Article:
• The Golf Channel had the cameras out on the course early on Saturday, recording most -- if not all -- of Tiger Woods' round. They used the coverage in a well-done highlight package of his round -- one that ended prior to the network coming on the air -- that gave viewers a chance to see the highlights of his six-under 65.
• NBC showed a nauseating number of Ryder Cup commercials, with Michael Jordan doing the voice-over. While the promo ad was cool the first and second time, it started to get old around the ninth time -- or was it the nine hundredth? -- they showed it during Monday's final round broadcast. We get it -- you're airing the Ryder Cup.
• Credit to Sands for asking Brandt Snedeker during his post-round interview on Saturday if going off the back nine played a part in his 7-under 64. Snedeker confirmed that it did: "I was able to get that difficult stretch of holes from 10 to 14 out of the way early, and it really seemed to work to my advantage."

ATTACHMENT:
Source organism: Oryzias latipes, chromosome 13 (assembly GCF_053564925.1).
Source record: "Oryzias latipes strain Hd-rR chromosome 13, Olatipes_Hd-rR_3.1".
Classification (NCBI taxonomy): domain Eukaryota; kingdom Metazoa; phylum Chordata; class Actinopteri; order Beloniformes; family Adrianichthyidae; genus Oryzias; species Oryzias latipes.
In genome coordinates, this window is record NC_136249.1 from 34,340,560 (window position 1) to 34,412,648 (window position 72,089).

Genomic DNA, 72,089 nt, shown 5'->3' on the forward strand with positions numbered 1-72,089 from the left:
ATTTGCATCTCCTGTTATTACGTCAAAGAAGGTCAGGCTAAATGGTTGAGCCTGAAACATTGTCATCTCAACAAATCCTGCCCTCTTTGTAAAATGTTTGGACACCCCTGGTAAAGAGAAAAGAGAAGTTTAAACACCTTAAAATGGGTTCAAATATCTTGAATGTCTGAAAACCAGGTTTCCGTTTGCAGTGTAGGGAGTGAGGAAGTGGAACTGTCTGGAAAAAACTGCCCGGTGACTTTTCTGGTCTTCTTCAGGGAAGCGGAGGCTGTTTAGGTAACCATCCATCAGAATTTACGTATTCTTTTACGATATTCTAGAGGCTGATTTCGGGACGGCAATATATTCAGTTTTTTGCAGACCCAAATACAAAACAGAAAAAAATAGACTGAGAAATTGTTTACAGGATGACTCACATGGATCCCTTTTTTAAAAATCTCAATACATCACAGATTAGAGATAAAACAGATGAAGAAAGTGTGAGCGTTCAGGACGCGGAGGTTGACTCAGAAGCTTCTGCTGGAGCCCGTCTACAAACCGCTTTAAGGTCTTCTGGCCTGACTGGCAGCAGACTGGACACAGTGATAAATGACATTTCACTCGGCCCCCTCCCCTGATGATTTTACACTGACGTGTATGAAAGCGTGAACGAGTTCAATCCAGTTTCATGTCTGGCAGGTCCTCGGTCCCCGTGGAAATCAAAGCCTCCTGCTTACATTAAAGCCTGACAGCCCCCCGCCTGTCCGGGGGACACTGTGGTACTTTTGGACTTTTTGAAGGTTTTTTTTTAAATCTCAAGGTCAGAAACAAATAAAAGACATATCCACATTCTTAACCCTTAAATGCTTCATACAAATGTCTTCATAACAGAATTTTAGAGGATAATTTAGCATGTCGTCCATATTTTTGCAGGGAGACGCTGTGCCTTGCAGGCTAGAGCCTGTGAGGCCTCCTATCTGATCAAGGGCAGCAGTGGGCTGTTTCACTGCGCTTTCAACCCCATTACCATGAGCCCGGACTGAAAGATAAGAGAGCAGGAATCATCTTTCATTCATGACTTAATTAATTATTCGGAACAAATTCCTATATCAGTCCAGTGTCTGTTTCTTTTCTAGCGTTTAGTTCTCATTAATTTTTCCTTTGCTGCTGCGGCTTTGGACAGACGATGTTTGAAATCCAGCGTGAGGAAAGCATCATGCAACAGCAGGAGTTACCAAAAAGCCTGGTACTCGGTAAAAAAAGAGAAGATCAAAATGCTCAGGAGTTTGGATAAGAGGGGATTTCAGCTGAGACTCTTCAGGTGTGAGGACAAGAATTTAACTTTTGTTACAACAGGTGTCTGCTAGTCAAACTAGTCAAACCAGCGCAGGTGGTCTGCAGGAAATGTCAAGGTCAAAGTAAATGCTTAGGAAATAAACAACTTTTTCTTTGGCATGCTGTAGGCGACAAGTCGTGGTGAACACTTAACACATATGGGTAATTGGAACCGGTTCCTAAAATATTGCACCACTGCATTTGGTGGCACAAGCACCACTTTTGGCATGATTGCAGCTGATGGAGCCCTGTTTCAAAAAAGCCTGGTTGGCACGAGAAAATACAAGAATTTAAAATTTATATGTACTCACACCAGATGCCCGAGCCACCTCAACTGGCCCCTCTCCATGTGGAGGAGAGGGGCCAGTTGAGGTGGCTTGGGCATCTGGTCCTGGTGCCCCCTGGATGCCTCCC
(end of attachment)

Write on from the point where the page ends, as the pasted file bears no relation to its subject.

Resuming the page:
• Roger Maltbie made an interesting find during Sunday's third-round telecast. He had the cameras take a slo-mo shot of Brandt Snedeker's hands, noting how he took his left thumb off the grip during the takeaway, only to put it back on moments later.
• Golf Channel rolled out the CDS Tech Center on Friday, a computer than was placed on the 4th and 18th holes on Friday and Saturday to measure the club head speed, ball speed and carry for all the tee-shots. While the technology was fairly basic, it did add another wrinkle to the coverage. You have to wonder if the Tech Center will be rolled out on a full-time basis next year.
"His FedEx Cup truck is lost." -- Johnny Miller, commenting on Matt Kuchar's stretch of bogeys on Saturday that moved him out of contention.
"I think Corey [Pavin] should ask for [Charley Hoffman's] number." -- Johnny Miller, commenting on Hoffman's final round 62 that vaulted him into the Ryder Cup discussion.